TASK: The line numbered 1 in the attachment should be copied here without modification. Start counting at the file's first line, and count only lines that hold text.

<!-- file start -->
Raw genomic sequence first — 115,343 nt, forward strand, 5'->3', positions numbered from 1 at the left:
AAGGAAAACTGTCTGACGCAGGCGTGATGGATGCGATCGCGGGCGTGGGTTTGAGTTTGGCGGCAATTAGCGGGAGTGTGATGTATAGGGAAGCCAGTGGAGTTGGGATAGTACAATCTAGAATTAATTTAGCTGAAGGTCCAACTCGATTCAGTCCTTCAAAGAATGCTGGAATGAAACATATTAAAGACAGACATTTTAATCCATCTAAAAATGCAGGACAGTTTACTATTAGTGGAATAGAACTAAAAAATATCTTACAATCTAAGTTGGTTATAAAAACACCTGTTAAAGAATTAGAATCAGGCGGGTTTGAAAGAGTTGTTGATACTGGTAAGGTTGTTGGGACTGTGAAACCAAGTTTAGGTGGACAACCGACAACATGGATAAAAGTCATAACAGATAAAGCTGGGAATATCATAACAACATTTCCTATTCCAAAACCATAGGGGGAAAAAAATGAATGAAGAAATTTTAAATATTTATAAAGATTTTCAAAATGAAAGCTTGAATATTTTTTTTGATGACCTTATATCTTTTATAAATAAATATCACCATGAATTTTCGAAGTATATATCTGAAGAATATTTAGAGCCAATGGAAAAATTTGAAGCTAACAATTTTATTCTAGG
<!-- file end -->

Raw genomic sequence first — 115,343 nt, forward strand, 5'->3', positions numbered from 1 at the left: